MONTVILLE, NJ – When Montville resident Veronica Tullo started participating in pageants three years ago, she didn’t know much about teen suicide or depression. But when a friend developed problems, it became her passion.

Now 15, the Montville Township High School sophomore has founded HEART, Help Educate At Risk Teens, with her mother Lucy Tullo. HEART is an organization aimed at raising awareness of, and raising money for, organizations that educate the public about teen suicide and depression.

On Oct. 23, the pair hosted a HEART fundraiser, a musical performance and silent auction event, at Mayo Performing Arts Center in Morristown, with proceeds to go to the Society for the Prevention of Teen Suicide (SPTS). About $2,000 was raised, Lucy said.

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“It’s a dream come true to raise money for such a great cause,” Veronica told attendees.

Proceeds from the event will go towards bringing a youth wellness summit to Morris County because it has the highest teenage suicide rate in the state, Tullo said.  

“I’m hoping that we can change that,” she said. “When I was in seventh grade, I was introduced to the realities of teen suicide and depression when my best friend was self-harming and attempted suicide several times. I knew there was something I had to do to stop this.”

Tullo said she educated herself on the topic by contacting the SPTS and Towaco resident Wendy Sefcik, who lost her son to suicide and is now a teen suicide and mental health advocate (read about her recent appearance here).

“I’m hoping to educate everyone – you, my peers, everyone in Morris County – about this topic,” Veronica said. “I’m hoping that with education, comes awareness, lowering the rate and saving teens. I believe that education is key. I’ve learned the signs and symptoms of depression and suicide, which could save lives, and others can do that as well.”

Brian Falduto, who appeared in the movie “School of Rock,” sang at the event, saying he was happy to perform but wished he wasn’t affected by the topic.

“I lost one of my best friends to suicide my senior year of college,” Falduto told the audience. His group “Brian Falduto and Friends” sang the Beyoncé song “Halo” in Justin Stevens’ memory, and Falduto said he and his group were wearing yellow roses because yellow was his friend’s favorite color.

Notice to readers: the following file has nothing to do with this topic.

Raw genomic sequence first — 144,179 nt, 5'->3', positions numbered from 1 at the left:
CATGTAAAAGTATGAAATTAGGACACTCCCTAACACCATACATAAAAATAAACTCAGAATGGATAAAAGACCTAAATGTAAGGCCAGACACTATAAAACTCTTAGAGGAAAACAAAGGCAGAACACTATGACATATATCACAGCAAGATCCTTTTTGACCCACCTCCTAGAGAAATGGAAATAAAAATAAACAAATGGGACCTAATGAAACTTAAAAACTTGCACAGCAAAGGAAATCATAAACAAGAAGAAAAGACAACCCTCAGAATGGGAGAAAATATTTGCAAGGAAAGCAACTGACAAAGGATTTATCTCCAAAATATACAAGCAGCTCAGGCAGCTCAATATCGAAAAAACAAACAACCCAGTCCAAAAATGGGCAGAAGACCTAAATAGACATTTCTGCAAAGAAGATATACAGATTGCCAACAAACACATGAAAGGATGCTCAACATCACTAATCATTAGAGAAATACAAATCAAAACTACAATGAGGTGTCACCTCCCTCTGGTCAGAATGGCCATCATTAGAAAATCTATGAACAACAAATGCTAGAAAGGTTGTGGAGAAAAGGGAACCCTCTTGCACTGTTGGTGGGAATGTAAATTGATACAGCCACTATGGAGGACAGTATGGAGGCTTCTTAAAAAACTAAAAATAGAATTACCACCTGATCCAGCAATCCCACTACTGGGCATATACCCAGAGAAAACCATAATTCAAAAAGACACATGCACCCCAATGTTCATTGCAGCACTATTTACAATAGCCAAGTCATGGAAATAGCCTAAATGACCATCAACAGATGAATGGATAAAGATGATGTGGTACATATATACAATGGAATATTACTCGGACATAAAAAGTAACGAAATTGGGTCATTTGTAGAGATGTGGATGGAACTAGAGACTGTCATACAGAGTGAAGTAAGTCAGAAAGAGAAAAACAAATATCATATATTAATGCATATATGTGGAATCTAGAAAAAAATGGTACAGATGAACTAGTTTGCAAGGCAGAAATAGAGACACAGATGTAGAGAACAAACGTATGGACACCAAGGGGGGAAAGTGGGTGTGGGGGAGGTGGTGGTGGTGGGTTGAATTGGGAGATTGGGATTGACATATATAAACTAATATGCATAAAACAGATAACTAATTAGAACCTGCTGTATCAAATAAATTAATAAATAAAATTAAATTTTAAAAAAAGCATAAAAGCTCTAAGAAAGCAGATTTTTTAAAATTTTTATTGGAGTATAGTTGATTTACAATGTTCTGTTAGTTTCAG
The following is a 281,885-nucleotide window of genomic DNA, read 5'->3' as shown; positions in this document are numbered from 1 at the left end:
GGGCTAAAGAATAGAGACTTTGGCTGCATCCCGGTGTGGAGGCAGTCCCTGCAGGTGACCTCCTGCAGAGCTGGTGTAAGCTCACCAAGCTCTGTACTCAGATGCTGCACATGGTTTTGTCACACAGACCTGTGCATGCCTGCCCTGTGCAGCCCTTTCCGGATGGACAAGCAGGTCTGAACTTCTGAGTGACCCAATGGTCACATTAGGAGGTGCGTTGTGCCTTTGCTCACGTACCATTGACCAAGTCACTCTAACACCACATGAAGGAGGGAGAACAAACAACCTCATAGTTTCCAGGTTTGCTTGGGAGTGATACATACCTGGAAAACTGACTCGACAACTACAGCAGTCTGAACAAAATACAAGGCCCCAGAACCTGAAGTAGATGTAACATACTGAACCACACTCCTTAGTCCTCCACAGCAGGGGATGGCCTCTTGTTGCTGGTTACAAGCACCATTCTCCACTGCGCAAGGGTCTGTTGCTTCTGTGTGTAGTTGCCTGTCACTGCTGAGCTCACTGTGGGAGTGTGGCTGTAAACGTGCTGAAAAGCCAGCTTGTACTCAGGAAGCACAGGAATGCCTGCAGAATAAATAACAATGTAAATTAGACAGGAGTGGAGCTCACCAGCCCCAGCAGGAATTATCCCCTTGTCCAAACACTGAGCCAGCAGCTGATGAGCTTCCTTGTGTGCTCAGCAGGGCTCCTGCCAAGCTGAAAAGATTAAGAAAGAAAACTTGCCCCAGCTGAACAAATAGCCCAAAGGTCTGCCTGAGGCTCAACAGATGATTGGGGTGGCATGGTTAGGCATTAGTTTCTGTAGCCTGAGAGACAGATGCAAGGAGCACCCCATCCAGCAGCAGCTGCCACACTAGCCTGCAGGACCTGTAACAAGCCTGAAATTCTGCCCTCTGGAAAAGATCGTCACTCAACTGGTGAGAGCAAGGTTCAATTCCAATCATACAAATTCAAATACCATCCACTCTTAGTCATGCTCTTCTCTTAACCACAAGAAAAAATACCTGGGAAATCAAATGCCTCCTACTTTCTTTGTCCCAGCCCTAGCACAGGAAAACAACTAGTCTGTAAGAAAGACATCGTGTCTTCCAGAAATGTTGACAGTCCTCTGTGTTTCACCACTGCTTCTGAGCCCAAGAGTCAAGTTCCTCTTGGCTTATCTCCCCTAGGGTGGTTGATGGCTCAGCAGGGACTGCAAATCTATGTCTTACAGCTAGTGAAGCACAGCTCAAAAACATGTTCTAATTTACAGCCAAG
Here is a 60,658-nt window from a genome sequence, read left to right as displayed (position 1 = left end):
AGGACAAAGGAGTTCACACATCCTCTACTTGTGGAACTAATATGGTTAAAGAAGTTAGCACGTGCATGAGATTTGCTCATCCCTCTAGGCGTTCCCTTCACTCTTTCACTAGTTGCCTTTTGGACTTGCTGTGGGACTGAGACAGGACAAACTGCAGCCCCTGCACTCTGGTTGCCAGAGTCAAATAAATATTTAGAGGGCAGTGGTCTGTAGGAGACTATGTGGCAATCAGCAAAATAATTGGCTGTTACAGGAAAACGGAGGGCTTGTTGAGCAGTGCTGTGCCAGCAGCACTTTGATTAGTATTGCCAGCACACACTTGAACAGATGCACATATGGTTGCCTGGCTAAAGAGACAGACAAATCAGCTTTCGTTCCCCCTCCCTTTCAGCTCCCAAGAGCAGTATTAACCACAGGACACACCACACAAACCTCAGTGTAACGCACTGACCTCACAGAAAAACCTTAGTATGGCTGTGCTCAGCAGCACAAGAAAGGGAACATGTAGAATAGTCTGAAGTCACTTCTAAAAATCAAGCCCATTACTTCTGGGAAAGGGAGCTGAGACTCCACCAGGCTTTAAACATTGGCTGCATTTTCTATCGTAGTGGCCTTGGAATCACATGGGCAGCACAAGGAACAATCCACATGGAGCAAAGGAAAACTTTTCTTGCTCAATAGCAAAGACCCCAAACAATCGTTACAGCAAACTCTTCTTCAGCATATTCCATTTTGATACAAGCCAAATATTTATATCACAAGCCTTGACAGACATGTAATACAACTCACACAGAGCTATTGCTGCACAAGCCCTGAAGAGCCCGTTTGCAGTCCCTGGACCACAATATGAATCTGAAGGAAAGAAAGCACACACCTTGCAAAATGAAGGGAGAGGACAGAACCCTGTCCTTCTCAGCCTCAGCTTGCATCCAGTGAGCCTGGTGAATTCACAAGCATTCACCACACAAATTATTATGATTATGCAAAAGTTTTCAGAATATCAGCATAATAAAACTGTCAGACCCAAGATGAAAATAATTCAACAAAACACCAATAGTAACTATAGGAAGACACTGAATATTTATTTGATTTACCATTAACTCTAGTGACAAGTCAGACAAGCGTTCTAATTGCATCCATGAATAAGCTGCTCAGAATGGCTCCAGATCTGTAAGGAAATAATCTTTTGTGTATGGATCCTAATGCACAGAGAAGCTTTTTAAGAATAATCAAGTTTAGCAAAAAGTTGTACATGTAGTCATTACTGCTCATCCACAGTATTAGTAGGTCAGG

Sefcik told the audience she supported events that raise awareness of the importance of mental health and shed a light on suicide risk. Simply completing small tasks are a struggle and take a lot of courage for someone struggling with depression and anxiety, Sefcik said.

“While depression is common, thankfully most people who battle depression do not die by suicide," she said. “On the flip side, more than 90% of people who die by suicide have a diagnosable, treatable mental health condition like depression at the time of their death.”

“People need to talk about it, recognize the signs, and encourage teens to reach out for help, and organizations like HEART are giving a voice to so many people who, for years, have had to struggle silently,” she said. “By educating at-risk teens, we’re going to save lives.”

Dawn Doherty, the Executive Director of SPTS, said, “It’s amazing to get people together in the same room together with the initiative to save teens.”

Freehold-based SPTS was started in 2005 by two fathers who lost children to suicide, she said. At that point in time, teens were not hosting fundraisers, raising awareness, and saying “It’s OK not to be OK,” she said.

SPTS has been working with teachers to educate them on the warning signs of suicide and with parents to teach them to be advocates for their teens, and to know their local resources, she said.

Doherty said SPTS has conducted the one-day youth wellness summit in other counties and it is geared towards sophomores, juniors and teachers. It deals with topics such as self esteem, toxic relationships, time and financial management, concerns about getting into college, and other topics that weigh on teens, she said.

Broadway actor and singer James Ignacio performed the song “For Forever,” from the Broadway musical “Dear Evan Hansen,” which centers on teen suicide. The Mayo Performing Arts Center Company also performed “You’ll Be Found,” a song from the musical.

Towaco resident Zach Matari performed at the fundraiser, and he talked about how he missed TJ Sefcik, with whom he went to school.

“Make sure you pay attention to everyone,” he told the audience. “Even if someone is not showing any signs [of depression], just being nice to someone and acknowledging them can make all the difference.”

Veronica, who was crowned International United Miss Junior Teen 2017 in August, was profiled in TAPinto Montville here.

The Tullos would like to thank Mayo PAC, Stack Happy Sweets of Montville, Monster Sushi, Wegmans, Michael Chen Photography, Designs by Diane, Tommy Conch Designs and Willing Beauty Skincare.

Some teen resources in New Jersey include:

Crisis Text Line A free, 24/7 text line for people in crisis. Text HOME to 741741

2nd Floor provides a 24-hour-youth hotline 888-222-2228 – call or text.